so out went the bow ties and waistcoats. and in came much better and much louder music and cool lighting. same comfy furnishings. and boom! the place went nuts. the legal drinking age was 18. but it was loosely enforced. suddenly, we had to hire bouncers to keep order. the scent of your dad’s cologne was replaced by the occasional pungent whiff of hash. we were selling hundreds of kegs of beer a week. we would get through a hundred kegs of guinness alone. each keg with ninety pints in it. 100 x 90 = 9000 pints of guinness alone each week. one year we went through ten thousand pounds worth of pint glasses alone. this was back in the ’80s. that was a lot of money and a mind-boggling amount of broken pint glasses.

This place was hopping like I’ve never seen since. you’d think we were giving it away. there were two bars in the pub. A straight up long bar against a wall and an oval bar. I favored working the oval bar. because the place was so packed it felt like you were on stage. Everyone desperately vying for your attention. and we were the fastest bartenders in town. to this day it irks me to see a bartender take just one customer’s order at a time. we would do three orders at a time and fill them at the same time in the most efficient manner possible. to stay hydrated we drank southern comfort and coke.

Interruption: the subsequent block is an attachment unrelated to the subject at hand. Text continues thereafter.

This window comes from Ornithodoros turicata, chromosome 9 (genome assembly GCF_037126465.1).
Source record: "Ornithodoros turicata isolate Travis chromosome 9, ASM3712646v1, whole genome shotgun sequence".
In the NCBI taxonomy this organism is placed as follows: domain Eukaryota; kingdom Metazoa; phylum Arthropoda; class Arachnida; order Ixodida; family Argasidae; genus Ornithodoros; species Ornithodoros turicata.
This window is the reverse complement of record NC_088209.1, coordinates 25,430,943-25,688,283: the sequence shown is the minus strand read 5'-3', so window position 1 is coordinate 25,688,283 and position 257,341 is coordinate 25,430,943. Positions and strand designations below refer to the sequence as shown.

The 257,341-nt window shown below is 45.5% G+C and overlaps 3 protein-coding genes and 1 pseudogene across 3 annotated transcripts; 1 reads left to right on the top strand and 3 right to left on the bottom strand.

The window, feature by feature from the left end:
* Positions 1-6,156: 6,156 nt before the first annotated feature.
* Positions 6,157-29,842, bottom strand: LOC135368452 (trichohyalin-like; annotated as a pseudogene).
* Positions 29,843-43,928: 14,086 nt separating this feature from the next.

And because I was in my teens, and it kind of happened in slow motion, over years, it made a huge impression on me. we went from being a dead ghost town to being the biggest hit pub in a town with a lot of really great pubs. For example, there was a pub down the road called “The King’s Head”. It was the oldest pub in town. It got its name because the original owner was the guy who actually chopped King Charles III’s head off. That pub, and exile to ireland, was the executioner’s reward. Hence the name. There are lots of English pubs that have that same name. but this pub earned it the hard way. by chopping off a king’s head. that’s hardcore good pub heritage. that’s tough to compete with.

Soooooooooooo…years later, when i finally got the chance to do a tv ad for beer, i came preloaded with the real-world knowledge of what it takes to sell a lot of beer: you create the right vibe, it happens.

Maybe not unsurprisingly, the very first bud light commercial i created was a big hit — no bow ties or waistcoats to be seen! and it was named best beer spot of the year by Ad Age. i was back selling beer again. albeit on a much bigger scale than The Lion’s Tower. and the Lion’s Tower was a very busy pub. so that’s really saying something.